World Bulletin / News Desk
Faced with exploding populations and steadily rising temperatures worldwide, cities must make haste in reinforcing defences against climate change-induced flooding and heat waves, experts warned this week.
Cities are vulnerable to a unique risk called the "urban heat island" (UHI) effect -- their concrete surfaces retain more of the sun's heat than undeveloped areas, scientists explained at a meeting of the European Geosciences Union (EGU) in Vienna.
By midcentury, if planet-warming fossil fuel emissions continue unabated, city temperatures in Belgium could exceed today's heat-alert levels by as much as 10 degrees Celsius (18 degrees Fahrenheit) for 25 days each summer, according to one research paper.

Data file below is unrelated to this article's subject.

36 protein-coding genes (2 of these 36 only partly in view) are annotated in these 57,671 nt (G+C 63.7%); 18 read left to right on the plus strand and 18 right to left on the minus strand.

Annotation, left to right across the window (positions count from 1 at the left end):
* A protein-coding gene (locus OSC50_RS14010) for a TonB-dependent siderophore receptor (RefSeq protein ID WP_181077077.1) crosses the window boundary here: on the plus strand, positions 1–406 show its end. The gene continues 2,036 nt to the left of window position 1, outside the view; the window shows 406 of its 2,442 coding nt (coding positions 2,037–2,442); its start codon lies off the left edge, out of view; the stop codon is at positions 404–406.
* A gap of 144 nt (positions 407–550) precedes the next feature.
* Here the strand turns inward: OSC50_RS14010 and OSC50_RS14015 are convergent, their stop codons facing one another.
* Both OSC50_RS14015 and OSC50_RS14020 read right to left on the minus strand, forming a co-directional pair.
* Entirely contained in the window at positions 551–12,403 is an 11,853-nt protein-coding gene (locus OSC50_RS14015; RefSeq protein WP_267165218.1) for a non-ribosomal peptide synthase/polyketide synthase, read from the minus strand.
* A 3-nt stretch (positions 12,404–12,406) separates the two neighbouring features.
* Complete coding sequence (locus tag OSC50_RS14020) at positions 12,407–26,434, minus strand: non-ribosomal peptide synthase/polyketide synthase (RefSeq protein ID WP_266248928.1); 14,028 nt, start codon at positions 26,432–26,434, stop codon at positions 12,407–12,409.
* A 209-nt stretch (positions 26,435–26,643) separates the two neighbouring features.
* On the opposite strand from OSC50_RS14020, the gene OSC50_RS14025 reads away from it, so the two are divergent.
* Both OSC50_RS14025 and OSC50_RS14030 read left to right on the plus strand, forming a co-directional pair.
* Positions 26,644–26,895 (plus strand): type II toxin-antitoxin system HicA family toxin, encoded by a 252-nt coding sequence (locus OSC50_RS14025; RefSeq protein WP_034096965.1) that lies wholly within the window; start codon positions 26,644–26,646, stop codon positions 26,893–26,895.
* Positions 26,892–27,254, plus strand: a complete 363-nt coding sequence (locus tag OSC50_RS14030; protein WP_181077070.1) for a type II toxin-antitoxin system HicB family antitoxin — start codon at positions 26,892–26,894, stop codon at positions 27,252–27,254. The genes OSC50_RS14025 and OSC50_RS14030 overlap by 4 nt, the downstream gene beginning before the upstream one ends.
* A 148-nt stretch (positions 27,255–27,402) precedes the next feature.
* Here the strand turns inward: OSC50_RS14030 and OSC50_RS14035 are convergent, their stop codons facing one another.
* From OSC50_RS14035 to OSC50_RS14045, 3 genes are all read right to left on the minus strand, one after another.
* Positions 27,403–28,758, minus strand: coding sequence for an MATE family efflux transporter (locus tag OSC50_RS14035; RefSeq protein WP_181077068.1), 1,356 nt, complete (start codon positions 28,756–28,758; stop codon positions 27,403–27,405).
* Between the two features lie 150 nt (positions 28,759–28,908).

Another study showed that heat waves will become a frequent challenge for European cities -- more numerous in the south of the continent, more intense in the north.
And floods, a major risk to Europe's dense urban settlements, will become more common because of an increase in freak rainstorms, as well as sea-level increases caused by polar ice melt and warmer ocean water expanding.
In flood-prone southeast Asia, precipitation is set to increase by 20 percent this century, one researcher said in Vienna.
The stakes are especially high given the projections for expansion of urban areas, which are often ill equipped to deal with nature's vengeance.
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